How can psychiatrists practice self-care and avoid burnout? How can mental health professionals balance the needs to protect oneself and one’s family while caring for patients during this pandemic?
Psychiatry can help us understand what layers of the onion exist that need to be peeled away, but the power to discard them once and for all resides within each and every one of us.
We may have strong (psychological) bones, but they are still susceptible to stress fractures. Face the new year armed with these guidelines on combatting symptoms of burnout, written by an expert in the field.
The recognition of a wide range of traumatic experiences—physical or sexual assault, motor vehicular accidents, natural disasters, terrorism—has implications for understanding the vulnerability to vicarious trauma inherent in a clinician’s practice.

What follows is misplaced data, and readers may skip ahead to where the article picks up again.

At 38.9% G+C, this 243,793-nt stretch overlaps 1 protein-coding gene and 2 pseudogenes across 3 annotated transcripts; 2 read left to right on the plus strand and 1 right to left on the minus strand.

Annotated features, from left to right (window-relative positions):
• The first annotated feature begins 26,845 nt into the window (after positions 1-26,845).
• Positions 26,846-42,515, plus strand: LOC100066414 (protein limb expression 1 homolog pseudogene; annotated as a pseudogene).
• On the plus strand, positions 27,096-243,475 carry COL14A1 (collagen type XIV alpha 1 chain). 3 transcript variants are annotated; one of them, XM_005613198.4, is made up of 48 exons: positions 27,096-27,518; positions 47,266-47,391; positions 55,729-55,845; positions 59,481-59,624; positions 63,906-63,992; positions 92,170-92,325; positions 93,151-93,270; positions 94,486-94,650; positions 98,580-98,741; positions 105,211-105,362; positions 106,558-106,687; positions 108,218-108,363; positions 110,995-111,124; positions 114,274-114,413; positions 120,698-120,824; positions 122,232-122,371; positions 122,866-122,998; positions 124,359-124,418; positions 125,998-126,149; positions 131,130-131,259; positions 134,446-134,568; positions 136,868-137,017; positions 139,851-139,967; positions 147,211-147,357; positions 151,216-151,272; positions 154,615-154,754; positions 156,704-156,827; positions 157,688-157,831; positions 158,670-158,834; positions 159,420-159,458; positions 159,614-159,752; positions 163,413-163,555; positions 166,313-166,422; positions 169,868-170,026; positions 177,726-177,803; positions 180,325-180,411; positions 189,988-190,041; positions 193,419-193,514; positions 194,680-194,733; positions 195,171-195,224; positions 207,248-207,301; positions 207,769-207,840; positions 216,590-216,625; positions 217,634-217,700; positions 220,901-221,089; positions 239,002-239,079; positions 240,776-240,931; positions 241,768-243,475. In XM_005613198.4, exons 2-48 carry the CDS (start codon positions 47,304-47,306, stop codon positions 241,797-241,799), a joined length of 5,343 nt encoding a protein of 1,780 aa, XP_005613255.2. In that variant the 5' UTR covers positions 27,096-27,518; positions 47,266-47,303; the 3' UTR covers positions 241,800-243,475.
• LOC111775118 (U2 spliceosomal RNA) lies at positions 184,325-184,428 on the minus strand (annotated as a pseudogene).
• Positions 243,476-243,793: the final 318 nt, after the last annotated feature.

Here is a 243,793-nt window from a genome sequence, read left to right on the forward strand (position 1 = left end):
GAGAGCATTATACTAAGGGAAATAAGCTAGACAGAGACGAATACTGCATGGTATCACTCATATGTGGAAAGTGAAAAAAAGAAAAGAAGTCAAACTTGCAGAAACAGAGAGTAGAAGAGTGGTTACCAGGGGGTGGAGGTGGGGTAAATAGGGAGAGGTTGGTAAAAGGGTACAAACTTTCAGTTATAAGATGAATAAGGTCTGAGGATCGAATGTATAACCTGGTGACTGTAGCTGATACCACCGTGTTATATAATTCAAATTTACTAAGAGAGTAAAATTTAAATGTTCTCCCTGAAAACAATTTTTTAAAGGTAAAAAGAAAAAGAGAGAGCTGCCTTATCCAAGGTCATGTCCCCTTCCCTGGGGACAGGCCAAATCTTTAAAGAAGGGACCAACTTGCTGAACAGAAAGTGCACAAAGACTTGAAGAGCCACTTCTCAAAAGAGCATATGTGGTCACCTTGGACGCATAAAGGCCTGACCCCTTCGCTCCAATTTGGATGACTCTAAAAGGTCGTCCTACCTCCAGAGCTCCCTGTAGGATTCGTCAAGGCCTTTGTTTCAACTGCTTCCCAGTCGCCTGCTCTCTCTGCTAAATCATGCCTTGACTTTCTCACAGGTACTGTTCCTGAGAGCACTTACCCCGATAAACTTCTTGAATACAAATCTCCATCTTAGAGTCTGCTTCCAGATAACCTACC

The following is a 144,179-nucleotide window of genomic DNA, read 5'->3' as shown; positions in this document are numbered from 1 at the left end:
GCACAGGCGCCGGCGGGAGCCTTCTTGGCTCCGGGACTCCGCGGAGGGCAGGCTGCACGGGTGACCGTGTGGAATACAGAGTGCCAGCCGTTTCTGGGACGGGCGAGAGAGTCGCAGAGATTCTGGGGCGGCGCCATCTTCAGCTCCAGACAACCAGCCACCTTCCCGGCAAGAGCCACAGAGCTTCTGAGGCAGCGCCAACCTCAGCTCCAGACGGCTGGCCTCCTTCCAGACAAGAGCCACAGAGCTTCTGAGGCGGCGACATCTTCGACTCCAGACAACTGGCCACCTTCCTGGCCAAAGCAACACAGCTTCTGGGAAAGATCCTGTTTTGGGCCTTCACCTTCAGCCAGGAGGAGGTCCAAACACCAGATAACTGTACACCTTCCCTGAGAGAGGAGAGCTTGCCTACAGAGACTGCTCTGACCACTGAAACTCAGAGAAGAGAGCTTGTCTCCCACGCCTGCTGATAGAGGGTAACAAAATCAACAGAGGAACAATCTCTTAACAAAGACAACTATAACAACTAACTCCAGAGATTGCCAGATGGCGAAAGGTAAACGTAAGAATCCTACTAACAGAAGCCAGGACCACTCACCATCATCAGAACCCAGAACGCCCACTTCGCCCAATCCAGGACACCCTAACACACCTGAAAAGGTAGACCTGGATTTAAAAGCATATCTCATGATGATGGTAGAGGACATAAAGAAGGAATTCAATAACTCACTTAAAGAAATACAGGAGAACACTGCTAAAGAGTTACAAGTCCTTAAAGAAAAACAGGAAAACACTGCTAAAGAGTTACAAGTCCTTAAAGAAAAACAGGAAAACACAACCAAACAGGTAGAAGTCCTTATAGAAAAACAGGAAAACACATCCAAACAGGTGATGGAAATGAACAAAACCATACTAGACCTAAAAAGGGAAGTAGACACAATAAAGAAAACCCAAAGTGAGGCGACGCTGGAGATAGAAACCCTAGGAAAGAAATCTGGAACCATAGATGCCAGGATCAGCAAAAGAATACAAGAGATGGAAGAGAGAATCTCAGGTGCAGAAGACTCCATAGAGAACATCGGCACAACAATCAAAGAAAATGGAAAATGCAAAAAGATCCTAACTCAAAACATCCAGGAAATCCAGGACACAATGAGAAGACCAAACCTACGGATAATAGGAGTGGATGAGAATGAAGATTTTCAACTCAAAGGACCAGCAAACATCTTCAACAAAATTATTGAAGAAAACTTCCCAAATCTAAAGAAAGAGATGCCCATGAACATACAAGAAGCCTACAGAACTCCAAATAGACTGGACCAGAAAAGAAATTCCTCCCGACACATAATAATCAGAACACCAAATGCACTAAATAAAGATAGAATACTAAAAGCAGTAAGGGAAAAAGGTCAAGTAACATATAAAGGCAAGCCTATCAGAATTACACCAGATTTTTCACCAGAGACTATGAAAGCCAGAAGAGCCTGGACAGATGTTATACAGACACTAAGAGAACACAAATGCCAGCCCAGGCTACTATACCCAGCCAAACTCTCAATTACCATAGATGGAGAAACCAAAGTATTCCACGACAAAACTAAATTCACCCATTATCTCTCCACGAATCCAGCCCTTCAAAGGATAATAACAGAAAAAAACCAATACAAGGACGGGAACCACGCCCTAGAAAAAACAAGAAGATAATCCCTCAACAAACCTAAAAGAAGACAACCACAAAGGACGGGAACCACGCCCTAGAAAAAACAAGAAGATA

The fallout from burnout: alcohol dependence, binge eating, sleep disorders, and general ill health.
Few professional interactions create more anxiety, worry, and deep concern than telling someone unpleasant and painful news. Without a supportive environment, such conversations can enhance the chances of burnout.
Finding meaning helps to reframe the experiences of our own lives, not as events to hide in shame or guilt, but as experiences that made us physicians we are today.
Our ability to speak freely regardless of role, training, or experience is one element that allows psychiatrists to discuss their fears and limits as clinicians.
Professionals in our fields are even more reluctant than the general public to seek mental health care because of stigma and negative career consequences. Here are 10 ways to address mental "unwellness."
Like the song New York, New York, if we can succeed in reducing suicide in physicians, we can do it anywhere.